All children were confirmed according to diagnostic criteria. All subjects were approved by the Ethics Committee of the National Institute for Viral Disease Control and Prevention. The subject was approved by the Ethics Committee of the National Institute for Viral Disease Control and Prevention (Reference code: IVDC2020-014).
The authors affirm that human research participants provided informed consent for the publication of the data.
Conflicts of Interest
The authors declare that they have no conflicts of interest.
Jun Han, Hai-Lan Yao, and Wen-Jun Wang conceived and designed the experiments. Wen-Jun Wang, Miao-Feng, and Feng-He performed the experiments. Wen-Jun Wang analyzed the data. Jun Han, Juan Song, Qin-Qin Song, and Dong Xia contributed reagents, materials, and analysis tools. Wen-Jun Wang and Jun Han wrote the paper. All authors read and approved the final manuscript.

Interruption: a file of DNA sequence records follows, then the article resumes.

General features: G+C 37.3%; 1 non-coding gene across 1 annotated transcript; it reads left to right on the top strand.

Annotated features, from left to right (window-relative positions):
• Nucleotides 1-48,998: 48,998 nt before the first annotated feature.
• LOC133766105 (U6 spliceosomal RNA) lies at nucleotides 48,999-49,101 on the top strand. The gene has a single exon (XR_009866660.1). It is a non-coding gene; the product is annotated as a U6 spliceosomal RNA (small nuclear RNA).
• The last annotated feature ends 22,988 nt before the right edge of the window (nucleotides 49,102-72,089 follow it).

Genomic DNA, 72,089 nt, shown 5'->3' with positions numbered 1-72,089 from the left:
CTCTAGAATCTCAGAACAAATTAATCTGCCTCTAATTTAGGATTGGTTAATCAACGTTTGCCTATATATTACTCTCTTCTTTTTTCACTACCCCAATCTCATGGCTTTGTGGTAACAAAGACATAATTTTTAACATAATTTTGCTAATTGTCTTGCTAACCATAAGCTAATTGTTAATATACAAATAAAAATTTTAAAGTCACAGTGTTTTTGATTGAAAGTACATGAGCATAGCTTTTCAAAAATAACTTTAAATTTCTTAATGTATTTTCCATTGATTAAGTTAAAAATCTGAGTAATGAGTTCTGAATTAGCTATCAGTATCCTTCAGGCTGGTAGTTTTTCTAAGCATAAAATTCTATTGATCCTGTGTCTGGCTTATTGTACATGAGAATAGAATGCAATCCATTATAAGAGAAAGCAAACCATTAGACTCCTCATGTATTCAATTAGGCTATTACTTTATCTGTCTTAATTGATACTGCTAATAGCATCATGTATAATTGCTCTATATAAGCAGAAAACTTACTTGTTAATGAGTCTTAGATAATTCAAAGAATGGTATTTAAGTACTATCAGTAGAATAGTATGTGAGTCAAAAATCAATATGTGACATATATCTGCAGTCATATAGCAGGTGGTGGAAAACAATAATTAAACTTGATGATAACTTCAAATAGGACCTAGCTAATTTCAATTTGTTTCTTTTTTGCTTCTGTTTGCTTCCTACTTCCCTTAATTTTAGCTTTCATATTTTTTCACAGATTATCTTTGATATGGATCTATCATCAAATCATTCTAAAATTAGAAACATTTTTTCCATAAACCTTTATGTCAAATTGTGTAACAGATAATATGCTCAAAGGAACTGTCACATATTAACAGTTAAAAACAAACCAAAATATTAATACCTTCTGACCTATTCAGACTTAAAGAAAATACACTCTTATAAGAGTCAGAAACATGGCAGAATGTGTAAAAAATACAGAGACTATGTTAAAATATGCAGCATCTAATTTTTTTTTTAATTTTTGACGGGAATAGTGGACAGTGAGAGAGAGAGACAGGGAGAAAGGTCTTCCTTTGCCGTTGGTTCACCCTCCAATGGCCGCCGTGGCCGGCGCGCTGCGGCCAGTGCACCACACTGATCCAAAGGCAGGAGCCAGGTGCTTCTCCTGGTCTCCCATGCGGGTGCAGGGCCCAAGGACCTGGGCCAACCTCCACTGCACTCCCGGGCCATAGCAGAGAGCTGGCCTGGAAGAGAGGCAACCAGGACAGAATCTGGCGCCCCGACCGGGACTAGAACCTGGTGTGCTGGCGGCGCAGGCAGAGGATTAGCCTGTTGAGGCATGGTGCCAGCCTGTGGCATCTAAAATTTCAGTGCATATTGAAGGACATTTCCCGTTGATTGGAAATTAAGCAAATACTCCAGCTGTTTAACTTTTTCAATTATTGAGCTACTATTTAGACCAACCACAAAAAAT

The authors would like to thank HHV-6 Foundation for providing human herpesvirus 6A (GS strain) and human herpesvirus 7 (JI strain). This work was supported by the Research Project Supported by the China Mega-Project for Infectious Disease (2018ZX10102001, 2018ZX10711001, and 2018ZX10734404), National Pathogen Resource Collection Center (NPRC-32), and the SKLID Development Grant (2011SKLID104).